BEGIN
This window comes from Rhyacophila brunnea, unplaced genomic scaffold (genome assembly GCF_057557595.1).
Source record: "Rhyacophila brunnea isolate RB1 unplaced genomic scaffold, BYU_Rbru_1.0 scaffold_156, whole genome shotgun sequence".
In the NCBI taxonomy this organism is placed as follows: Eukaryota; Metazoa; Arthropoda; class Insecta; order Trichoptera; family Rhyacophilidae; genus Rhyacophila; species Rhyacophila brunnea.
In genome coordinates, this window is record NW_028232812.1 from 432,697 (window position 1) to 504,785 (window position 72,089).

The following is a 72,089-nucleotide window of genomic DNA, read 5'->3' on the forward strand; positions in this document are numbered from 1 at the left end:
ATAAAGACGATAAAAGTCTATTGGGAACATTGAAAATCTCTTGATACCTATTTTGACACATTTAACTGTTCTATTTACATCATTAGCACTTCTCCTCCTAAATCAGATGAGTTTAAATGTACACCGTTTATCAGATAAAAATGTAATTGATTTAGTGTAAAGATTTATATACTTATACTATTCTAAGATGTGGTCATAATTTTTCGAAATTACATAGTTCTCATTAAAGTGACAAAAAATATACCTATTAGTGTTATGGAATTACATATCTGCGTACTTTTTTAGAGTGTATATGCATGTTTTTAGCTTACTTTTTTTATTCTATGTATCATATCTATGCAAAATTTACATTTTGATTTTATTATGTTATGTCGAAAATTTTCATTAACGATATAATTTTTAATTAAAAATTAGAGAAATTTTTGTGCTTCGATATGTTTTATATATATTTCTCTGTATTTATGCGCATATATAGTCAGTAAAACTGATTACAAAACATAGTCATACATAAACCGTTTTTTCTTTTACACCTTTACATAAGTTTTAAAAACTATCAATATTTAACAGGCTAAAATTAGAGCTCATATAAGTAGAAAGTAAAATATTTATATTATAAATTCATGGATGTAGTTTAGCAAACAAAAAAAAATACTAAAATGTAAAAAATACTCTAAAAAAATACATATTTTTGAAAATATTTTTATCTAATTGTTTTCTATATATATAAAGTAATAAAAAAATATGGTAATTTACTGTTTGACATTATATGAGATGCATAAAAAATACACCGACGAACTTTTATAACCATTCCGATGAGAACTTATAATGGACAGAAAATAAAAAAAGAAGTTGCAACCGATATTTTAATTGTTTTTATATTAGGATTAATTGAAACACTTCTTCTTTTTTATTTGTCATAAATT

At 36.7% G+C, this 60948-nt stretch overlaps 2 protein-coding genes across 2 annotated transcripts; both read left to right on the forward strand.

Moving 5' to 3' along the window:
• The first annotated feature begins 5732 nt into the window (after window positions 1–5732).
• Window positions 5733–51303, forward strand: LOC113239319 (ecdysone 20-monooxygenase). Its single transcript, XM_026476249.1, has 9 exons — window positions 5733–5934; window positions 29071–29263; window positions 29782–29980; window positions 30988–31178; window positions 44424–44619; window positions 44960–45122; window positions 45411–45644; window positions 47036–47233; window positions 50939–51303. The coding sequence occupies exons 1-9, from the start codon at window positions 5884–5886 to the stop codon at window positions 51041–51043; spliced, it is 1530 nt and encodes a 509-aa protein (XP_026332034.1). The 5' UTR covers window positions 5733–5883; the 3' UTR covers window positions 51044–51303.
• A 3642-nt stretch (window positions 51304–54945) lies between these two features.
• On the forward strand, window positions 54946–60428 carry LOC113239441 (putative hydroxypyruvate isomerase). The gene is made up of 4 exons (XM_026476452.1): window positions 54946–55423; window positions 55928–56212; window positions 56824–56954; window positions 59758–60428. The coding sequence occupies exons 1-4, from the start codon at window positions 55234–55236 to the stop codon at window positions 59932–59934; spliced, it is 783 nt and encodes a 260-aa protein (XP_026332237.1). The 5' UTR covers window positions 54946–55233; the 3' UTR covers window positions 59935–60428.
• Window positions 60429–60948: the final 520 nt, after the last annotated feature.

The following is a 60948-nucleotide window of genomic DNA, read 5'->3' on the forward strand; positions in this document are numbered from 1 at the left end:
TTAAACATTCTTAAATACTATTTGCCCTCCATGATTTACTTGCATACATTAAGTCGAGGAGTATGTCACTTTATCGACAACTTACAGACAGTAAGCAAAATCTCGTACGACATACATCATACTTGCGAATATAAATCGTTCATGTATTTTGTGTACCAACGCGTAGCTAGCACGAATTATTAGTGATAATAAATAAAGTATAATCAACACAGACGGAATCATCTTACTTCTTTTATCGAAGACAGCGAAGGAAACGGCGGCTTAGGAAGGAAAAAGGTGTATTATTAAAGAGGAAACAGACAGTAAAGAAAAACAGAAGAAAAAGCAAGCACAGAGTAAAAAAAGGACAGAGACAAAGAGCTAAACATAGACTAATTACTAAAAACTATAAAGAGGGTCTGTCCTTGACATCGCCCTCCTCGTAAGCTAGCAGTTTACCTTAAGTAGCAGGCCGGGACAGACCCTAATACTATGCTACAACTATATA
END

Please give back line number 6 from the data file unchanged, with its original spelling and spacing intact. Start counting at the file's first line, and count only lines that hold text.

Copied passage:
ATAAAGACGATAAAAGTCTATTGGGAACATTGAAAATCTCTTGATACCTATTTTGACACATTTAACTGTTCTATTTACATCATTAGCACTTCTCCTCCTAAATCAGATGAGTTTAAATGTACACCGTTTATCAGATAAAAATGTAATTGATTTAGTGTAAAGATTTATATACTTATACTATTCTAAGATGTGGTCATAATTTTTCGAAATTACATAGTTCTCATTAAAGTGACAAAAAATATACCTATTAGTGTTATGGAATTACATATCTGCGTACTTTTTTAGAGTGTATATGCATGTTTTTAGCTTACTTTTTTTATTCTATGTATCATATCTATGCAAAATTTACATTTTGATTTTATTATGTTATGTCGAAAATTTTCATTAACGATATAATTTTTAATTAAAAATTAGAGAAATTTTTGTGCTTCGATATGTTTTATATATATTTCTCTGTATTTATGCGCATATATAGTCAGTAAAACTGATTACAAAACATAGTCATACATAAACCGTTTTTTCTTTTACACCTTTACATAAGTTTTAAAAACTATCAATATTTAACAGGCTAAAATTAGAGCTCATATAAGTAGAAAGTAAAATATTTATATTATAAATTCATGGATGTAGTTTAGCAAACAAAAAAAAATACTAAAATGTAAAAAATACTCTAAAAAAATACATATTTTTGAAAATATTTTTATCTAATTGTTTTCTATATATATAAAGTAATAAAAAAATATGGTAATTTACTGTTTGACATTATATGAGATGCATAAAAAATACACCGACGAACTTTTATAACCATTCCGATGAGAACTTATAATGGACAGAAAATAAAAAAAGAAGTTGCAACCGATATTTTAATTGTTTTTATATTAGGATTAATTGAAACACTTCTTCTTTTTTATTTGTCATAAATT